Infinite product

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An expression of the form $$ \prod_{k=1}^\infty \left({ 1 + u_k }\right) \label{(*)} $$ containing an infinite set of factors, numbers or functions, all of which are non-zero. An infinite product is said to be convergent if there exists a non-zero limit of the sequence of partial products $$ P_n = \prod_{k=1}^n \left({ 1 + u_k }\right) $$ as $n \rightarrow \infty$. The value of the infinite product is the limit $$ P = \lim_{n\rightarrow\infty} P_n $$ and one writes $$ \prod_{k=1}^\infty \left({ 1 + u_k }\right) = P \ . $$

An infinite product converges if and only if the series $$ \sum_{k=1}^\infty \log \left({ 1 + u_k }\right) $$ is convergent. Accordingly, the study of the convergence of infinite products is reduced to the study of the convergence of series. The infinite product (*) is said to be absolutely convergent if the infinite product $$ \prod_{k=1}^\infty \left({ 1 + |u_k| }\right) $$ is convergent. A necessary and sufficient condition for absolute convergence of the infinite product (*) is absolute convergence of the series $$ \sum_{k=1}^\infty u_k \ . $$

An infinite product has the rearrangement property (i.e. its value is independent of the order of the factors) if and only if it is absolutely convergent.

The infinite product (*) with factors which are functions $$ \left({ 1 + u_k }\right) = \left({ 1 + u_k(z) }\right) $$ defined, for example, in a domain $D$ of the complex $z$-plane, converges uniformly in $D$ if the sequence of partial products $P_n(z)$ converges uniformly in $D$ to a non-zero limit. A very important case in practical applications is when certain factors have zeros in $D$ such that at most a finite number of the zeros lie in any compact set $K \subseteq D$. The concept of convergence is generalized as follows: The infinite product (*) is said to be (absolutely, uniformly) convergent inside $D$ if for any compact set $K \subseteq D$ there exists a number $N = N(K)$ such that all the factors $\left({ 1 + u_k(z) }\right) \neq 0$ for $k \ge N$, while the sequence of partial products $$ \prod_{k=N}^n \left({ 1 + u_k(z) }\right) $$ converges (absolutely, uniformly) on $K$ to a non-zero limit. If all factors are analytic functions in $D$ and if the infinite product converges uniformly inside $D$, its limit is an analytic function in $D$.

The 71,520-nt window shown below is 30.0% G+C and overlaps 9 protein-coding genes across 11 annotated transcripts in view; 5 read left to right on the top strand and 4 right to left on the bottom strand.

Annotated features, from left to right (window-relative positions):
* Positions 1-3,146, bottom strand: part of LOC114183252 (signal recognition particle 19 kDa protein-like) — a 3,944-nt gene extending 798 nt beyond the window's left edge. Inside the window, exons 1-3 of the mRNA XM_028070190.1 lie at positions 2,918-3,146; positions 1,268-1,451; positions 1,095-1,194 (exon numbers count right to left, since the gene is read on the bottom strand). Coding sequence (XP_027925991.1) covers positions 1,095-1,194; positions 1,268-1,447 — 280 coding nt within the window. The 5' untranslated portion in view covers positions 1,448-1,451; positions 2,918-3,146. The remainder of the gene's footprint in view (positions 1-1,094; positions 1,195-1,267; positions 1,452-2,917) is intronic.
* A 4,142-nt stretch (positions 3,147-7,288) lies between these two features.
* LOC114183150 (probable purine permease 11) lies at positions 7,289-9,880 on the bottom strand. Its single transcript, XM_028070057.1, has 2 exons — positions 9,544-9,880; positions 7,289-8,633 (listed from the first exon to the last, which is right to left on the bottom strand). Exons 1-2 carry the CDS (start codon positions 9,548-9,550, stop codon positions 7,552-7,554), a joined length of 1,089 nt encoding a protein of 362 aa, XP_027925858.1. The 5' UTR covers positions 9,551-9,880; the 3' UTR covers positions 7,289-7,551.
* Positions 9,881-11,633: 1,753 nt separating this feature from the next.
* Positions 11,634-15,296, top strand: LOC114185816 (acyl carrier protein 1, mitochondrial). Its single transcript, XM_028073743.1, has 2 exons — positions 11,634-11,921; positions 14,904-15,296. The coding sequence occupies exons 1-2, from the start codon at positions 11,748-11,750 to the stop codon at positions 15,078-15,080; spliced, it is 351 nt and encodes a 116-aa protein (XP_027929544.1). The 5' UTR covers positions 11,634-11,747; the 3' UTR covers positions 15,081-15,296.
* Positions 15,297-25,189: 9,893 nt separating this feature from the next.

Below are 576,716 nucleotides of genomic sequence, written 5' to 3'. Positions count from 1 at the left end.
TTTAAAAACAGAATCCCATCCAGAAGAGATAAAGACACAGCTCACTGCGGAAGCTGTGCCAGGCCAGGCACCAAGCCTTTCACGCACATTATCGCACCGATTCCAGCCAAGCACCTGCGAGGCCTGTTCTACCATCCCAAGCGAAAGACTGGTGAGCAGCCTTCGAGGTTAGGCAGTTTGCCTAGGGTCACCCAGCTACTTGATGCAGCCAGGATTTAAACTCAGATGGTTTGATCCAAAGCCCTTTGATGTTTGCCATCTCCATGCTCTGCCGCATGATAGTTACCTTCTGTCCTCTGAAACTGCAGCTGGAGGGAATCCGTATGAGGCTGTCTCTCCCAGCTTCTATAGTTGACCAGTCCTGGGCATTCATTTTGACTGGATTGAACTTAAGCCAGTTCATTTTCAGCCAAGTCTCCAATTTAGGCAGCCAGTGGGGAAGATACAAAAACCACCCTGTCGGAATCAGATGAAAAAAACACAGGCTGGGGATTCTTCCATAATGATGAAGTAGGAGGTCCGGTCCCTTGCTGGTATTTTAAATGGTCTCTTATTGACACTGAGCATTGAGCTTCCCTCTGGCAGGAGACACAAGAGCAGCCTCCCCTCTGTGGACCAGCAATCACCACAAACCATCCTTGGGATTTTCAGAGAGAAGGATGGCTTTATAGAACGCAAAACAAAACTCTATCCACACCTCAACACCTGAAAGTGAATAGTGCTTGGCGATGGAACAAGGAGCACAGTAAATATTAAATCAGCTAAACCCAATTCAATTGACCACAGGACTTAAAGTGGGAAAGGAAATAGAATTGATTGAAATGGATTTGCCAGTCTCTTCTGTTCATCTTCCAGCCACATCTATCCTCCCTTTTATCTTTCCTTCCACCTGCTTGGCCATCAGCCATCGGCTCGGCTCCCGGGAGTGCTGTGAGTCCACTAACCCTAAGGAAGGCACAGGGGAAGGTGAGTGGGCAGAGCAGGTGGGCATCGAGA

Infinite products were first encountered by F. Viète (1593) in his study of the quadrature of the circle. He represented the number analytically by the following infinite product: $$ \frac{2}{\pi} = \sqrt{ \frac{1}{2} } \cdot \sqrt{ \frac{1}{2} + \frac{1}{2} \sqrt{ \frac{1}{2} } } \cdot \sqrt{ \frac{1}{2} + \frac{1}{2} \sqrt{ \frac{1}{2} + \frac{1}{2} \sqrt{ \frac{1}{2} } } } \cdots \ . $$

Another representation of $\pi$ is due to J. Wallis (1665): $$ \frac{4}{\pi} = \frac32 \cdot \frac34 \cdot \frac54 \cdot \frac56 \cdot \frac 76 \cdot \frac78 \cdots \ . $$

Infinite products with factors that are functions were encountered by L. Euler (1742); an example is $$ \sin z = z \prod_{k=1}^\infty \left({ 1 - \frac{z^2}{k^2\pi^2} }\right) \ . $$

Infinite products are a principal tool in representing analytic functions with explicit indication of their zeros; for entire functions they are the analogue of the factors of polynomials. See also Blaschke product; Weierstrass theorem on infinite products; Canonical product.


[1] V.A. Il'in, E.G. Poznyak, "Fundamentals of mathematical analysis" , 1 , MIR (1982) (Translated from Russian)
[2] B.V. Shabat, "Introduction of complex analysis" , 1–2 , Moscow (1976) (In Russian)
[3] A.V. Bitsadze, "Fundamentals of the theory of analytic functions of a complex variable" , Moscow (1969) (In Russian) Zbl 0183.33601


See also Hadamard theorem on entire functions.


[a1] J.B. Conway, "Functions of one complex variable" , Springer (1984) Zbl 0277.30001
[a2] A.S.B. Holland, "Introduction to the theory of entire functions" , Acad. Press (1973) Zbl 0278.30001


It should be noted in the definition above that an infinite product is said to converge if the limit of the sequence of partial products $P_n$ is non-zero. If the limit is zero than the product is said to diverge to zero.


[b1] R.A. Rankin, "An Introduction to Mathematical Analysis", Pergamon Press (1963) Zbl 0112.28103
How to Cite This Entry:
Infinite product. Encyclopedia of Mathematics. URL:
This article was adapted from an original article by E.D. Solomentsev (originator), which appeared in Encyclopedia of Mathematics - ISBN 1402006098. See original article